Thursday, March 18, 2010

RFD

I'm mailing something to my brother and sister-in-law today.  I am trying to remember what their address is.  No, they didn't move.  They live right on the farm where I grew up in the beautiful home they built a decade ago.  Their mailbox is right where it has been.


Some of my brother's 2009 crop of peanuts
In recent years, my home county, along with many other places, has changed the addresses for most of their rural residents.  Instead of using an RFD (Rural Free Delivery) address, such as "Route 4, Box 72" (not their real address), residents now have official number and road addresses, such as "1472 Maytown Road" (also not their real address.)  This makes it easier for emergency vehicles to find a particular house. So many folks live on smaller roads, and even little field roads, and each road had to be named.  Sometimes the road is named after the family who lives there; other times after original landowners.  Sometimes the road is named by the community name, or where it travels to and from.  As I travel up US 27 toward home, I pass by Benevolence-Pumpkin Road, one of my all-time favorite road names.

But I do not recall whether the Post Office prefers the current or former addressing system.  Doesn't matter - it's a small enough place that whichever address I use, the letter will get to them.  And, of course, if either of them or my Mama should see this blog post, I could get a phone call or e-mail.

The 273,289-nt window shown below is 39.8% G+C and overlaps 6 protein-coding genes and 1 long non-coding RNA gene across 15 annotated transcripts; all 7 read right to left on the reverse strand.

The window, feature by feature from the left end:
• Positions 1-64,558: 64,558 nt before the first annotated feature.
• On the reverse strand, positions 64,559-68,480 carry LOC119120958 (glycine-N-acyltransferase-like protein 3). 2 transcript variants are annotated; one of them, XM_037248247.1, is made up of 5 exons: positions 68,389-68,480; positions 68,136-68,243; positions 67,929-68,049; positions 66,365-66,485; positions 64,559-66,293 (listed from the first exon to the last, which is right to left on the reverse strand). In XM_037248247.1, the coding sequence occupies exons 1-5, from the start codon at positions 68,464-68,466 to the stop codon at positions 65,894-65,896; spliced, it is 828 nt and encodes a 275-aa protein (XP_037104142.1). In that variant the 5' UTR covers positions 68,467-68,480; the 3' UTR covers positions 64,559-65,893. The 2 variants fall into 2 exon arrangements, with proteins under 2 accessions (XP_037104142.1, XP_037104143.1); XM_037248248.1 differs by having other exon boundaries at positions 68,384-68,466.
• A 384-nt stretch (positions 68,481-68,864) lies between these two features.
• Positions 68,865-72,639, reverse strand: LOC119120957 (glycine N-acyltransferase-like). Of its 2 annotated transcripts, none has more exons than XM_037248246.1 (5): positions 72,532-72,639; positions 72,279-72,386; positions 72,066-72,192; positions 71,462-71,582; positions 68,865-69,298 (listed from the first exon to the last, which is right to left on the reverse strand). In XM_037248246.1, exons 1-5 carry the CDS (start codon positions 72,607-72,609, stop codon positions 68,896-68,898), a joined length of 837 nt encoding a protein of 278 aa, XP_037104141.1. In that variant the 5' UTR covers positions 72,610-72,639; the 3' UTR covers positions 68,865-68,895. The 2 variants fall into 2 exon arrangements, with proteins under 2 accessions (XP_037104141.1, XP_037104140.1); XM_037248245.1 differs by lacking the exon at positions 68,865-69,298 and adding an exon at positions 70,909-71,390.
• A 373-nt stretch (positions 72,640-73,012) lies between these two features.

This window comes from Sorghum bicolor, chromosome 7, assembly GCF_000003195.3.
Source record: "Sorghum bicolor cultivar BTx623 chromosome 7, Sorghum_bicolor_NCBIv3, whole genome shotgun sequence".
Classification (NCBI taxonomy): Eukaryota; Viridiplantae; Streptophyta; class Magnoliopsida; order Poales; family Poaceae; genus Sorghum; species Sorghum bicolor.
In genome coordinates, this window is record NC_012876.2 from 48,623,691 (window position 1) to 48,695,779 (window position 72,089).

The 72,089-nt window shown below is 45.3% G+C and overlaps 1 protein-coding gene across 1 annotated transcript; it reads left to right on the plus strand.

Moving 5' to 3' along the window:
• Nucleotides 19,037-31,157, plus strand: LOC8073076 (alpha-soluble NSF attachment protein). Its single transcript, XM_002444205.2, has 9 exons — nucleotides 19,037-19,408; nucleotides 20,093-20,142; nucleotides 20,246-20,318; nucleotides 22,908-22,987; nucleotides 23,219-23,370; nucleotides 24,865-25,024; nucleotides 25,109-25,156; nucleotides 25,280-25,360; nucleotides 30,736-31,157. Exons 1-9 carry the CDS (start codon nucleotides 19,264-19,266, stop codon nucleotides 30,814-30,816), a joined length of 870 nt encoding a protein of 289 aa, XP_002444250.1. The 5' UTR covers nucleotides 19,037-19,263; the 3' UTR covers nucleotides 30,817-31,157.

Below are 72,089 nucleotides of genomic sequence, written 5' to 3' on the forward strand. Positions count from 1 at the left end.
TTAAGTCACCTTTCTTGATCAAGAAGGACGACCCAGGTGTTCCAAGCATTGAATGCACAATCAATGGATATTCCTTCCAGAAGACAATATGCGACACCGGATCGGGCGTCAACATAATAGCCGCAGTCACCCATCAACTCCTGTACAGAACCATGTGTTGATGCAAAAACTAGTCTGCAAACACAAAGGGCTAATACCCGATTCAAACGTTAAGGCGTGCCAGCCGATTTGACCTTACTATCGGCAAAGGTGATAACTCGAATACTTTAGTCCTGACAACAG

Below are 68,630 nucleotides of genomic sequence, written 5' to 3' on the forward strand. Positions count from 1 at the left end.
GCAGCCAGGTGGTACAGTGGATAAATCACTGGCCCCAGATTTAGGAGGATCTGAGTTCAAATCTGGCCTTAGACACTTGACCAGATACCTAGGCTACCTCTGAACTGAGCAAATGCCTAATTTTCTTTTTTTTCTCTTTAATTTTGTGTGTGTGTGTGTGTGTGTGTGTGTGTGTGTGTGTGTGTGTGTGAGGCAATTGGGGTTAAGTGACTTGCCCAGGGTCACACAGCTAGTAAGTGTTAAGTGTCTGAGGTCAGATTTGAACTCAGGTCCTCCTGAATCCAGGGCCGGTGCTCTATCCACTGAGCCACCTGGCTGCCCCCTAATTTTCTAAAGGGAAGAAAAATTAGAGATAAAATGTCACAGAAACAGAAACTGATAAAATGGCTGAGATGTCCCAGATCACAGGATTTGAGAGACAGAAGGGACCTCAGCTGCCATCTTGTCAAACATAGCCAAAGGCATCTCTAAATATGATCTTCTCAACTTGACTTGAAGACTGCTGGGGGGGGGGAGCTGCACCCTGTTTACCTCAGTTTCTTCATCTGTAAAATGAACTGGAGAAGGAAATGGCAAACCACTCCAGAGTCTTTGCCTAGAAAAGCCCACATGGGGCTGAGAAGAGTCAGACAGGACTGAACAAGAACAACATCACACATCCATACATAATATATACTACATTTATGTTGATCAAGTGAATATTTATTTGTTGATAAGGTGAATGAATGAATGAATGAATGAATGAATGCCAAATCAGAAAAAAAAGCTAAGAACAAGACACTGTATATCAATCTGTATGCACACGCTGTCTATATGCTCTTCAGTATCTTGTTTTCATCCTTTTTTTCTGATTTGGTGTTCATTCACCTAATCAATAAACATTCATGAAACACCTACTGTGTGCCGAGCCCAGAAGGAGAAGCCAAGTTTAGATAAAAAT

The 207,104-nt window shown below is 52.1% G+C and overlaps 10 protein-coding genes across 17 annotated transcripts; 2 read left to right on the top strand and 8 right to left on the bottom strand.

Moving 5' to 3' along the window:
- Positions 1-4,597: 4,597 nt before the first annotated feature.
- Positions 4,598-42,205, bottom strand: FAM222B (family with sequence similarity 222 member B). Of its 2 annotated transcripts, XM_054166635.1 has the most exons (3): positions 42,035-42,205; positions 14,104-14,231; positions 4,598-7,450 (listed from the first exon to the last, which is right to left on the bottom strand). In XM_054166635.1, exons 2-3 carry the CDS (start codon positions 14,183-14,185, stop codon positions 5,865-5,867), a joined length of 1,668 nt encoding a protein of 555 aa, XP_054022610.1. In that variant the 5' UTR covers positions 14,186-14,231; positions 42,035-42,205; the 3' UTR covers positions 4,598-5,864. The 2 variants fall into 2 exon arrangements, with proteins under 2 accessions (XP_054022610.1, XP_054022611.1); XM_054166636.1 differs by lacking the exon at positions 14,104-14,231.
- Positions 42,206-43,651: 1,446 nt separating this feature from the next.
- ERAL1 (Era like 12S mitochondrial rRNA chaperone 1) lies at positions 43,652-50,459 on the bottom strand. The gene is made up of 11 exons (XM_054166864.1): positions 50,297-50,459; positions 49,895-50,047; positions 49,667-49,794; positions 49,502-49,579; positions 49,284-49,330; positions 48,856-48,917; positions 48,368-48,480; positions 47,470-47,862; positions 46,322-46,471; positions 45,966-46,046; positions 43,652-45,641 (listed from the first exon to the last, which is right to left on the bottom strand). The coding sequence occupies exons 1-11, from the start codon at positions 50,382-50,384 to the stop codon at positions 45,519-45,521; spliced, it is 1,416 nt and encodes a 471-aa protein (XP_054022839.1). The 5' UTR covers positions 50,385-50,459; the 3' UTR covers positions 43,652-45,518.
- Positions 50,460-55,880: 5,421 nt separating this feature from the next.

About 15 years ago, when my grandmother was over 90 years old, her home county underwent this address-updating, and the house that was older than she was got a new address.  She mailed out little letters to everyone in her address book, telling us all that though she had not moved, the Post Office informed her that she had a  new address.  She closed the letter with, "I am so glad they let me keep my name."

1 comment:

Life At Camellia Cottage said...

Great story about your grandmother! I too grew up in a rural area (not any more it isn't!) and remember our address for many years was just Route 2. I wonder if there are any of those left in the US? B.

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